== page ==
British A&E departments appear to be in crisis. Several hospital trusts' emergency departments declared major incidents this week, meaning they had capacity for only the most life-threatening injuries, while new reports of ambulances queuing to admit patients to overwhelmed A&Es also emerged.
Winter is always an especially busy time for the health service. As Katherine Murphy, chief executive of the Patients Association, told BuzzFeed News, "The cold and icy weather means people are more susceptible to infections and are more prone to accidents."
A spokesperson for NHS England told BuzzFeed News that "the NHS’s tried and tested plans are currently managing the ongoing pressures of this winter".
But according to doctors on the front line, accident and emergency departments were being hit especially hard.
"I had the worst night shift I have ever worked last night," said Dr David Rouse, an emergency medicine and intensive care registrar. "I've never seen so many patients waiting to be seen."
"It's been horrendous and entirely predictably so," Dr Dan O'Carroll, an A&E doctor from the West Midlands, told BuzzFeed News.
"Staff are working beyond the limit with shifts having to be extended and no breaks," he continued. "Frail elderly patients are being left in corridors as there's no physical space to see them. It's getting worse every year."
Murphy told us the Patients Association found it worrying that "this year there has been a noticeable clamour of voices from health and social care professionals that the workload is unmanageable".
So why is 2017 is already shaping up to be harder than ever in A&E?
There aren't enough hospital beds to meet such high levels of demand.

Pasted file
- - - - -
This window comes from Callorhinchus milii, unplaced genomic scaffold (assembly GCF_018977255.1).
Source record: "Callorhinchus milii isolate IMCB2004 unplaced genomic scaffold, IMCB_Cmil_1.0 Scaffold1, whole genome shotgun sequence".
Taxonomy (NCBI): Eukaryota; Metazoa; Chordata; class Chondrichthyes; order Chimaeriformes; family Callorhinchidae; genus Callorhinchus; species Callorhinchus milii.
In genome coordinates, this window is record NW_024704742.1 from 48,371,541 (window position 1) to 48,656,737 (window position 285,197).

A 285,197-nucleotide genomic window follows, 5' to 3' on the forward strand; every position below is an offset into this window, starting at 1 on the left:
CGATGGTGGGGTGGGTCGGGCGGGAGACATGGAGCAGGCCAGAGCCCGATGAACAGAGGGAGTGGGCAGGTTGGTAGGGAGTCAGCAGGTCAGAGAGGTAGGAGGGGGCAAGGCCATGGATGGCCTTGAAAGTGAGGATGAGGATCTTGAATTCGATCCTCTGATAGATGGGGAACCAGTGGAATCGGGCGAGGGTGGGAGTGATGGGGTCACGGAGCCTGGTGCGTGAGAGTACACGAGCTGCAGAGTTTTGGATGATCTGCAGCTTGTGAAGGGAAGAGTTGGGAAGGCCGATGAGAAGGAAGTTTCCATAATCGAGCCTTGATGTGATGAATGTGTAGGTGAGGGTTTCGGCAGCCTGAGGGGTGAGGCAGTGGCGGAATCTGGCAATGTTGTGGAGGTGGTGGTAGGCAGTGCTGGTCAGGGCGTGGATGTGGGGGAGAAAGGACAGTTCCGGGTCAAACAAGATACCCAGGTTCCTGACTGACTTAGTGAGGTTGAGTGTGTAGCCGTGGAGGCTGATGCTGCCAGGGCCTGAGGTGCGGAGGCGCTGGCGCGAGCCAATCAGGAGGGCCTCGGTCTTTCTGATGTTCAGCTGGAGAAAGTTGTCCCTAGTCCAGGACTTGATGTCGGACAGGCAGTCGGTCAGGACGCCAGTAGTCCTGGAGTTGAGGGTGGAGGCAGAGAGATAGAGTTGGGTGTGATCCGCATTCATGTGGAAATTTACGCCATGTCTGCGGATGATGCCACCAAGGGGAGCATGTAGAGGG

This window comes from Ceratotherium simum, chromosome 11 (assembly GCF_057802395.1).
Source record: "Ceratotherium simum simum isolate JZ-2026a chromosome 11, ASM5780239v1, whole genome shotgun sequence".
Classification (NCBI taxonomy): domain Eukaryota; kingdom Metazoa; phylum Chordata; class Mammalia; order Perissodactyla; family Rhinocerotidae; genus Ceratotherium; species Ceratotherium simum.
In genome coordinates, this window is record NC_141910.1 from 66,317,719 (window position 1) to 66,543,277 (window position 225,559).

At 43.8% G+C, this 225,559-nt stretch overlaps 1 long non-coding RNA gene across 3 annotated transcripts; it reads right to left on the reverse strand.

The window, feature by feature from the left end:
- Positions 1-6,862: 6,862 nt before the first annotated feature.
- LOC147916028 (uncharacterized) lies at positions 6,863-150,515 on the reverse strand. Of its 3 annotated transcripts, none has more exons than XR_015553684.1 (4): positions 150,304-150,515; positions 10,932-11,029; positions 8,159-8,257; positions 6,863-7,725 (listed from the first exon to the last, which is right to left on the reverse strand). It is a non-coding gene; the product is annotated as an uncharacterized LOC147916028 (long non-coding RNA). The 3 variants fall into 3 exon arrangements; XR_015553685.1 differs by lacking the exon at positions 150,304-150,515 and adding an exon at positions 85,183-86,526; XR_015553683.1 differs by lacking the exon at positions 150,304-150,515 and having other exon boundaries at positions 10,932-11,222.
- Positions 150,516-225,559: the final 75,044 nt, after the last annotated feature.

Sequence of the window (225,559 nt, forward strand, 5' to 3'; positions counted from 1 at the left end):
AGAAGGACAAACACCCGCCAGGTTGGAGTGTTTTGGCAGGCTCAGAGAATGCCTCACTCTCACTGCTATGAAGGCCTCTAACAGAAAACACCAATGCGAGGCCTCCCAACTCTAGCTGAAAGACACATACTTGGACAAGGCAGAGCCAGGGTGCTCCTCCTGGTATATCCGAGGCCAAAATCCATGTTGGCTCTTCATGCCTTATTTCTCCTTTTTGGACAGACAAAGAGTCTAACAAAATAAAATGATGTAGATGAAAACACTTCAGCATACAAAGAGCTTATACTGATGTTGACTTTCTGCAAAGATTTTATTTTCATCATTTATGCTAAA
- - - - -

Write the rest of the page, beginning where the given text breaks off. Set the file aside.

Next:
When BuzzFeed News asked a number of junior doctors what their greatest fear was for hospitals this winter, almost all told us there were simply not enough beds for the growing number of patients who needed them.
"There is no escalation money to open beds or extra resource as there has been in previous years," Stella Vig, a consultant surgeon, said.
A report by the Nuffield Trust found that last year 95% of hospital beds were occupied every single day last winter, already 10% above the safe recommended level of bed occupancy. On one Monday last January, 4 out of 10 hospital trusts reported bed occupancy levels of over 98%.
Higher bed occupancy makes it harder for A&E departments to admit patients within the four-hour target, resulting in longer waiting times and patients waiting on trolleys. O'Carroll told us he worried there was a "danger of us never consistently hitting the target ever again".
Dr Taj Hassan, president of the Royal College of Emergency Medicine, also believed the four-hour target was "deteriorating" in many trusts. "Unless more beds are made available throughout the system, and measures are taken to tackle exit block, the problem is unlikely to ease and indeed will certainly worsen," Hassan said in response to the Nuffield report.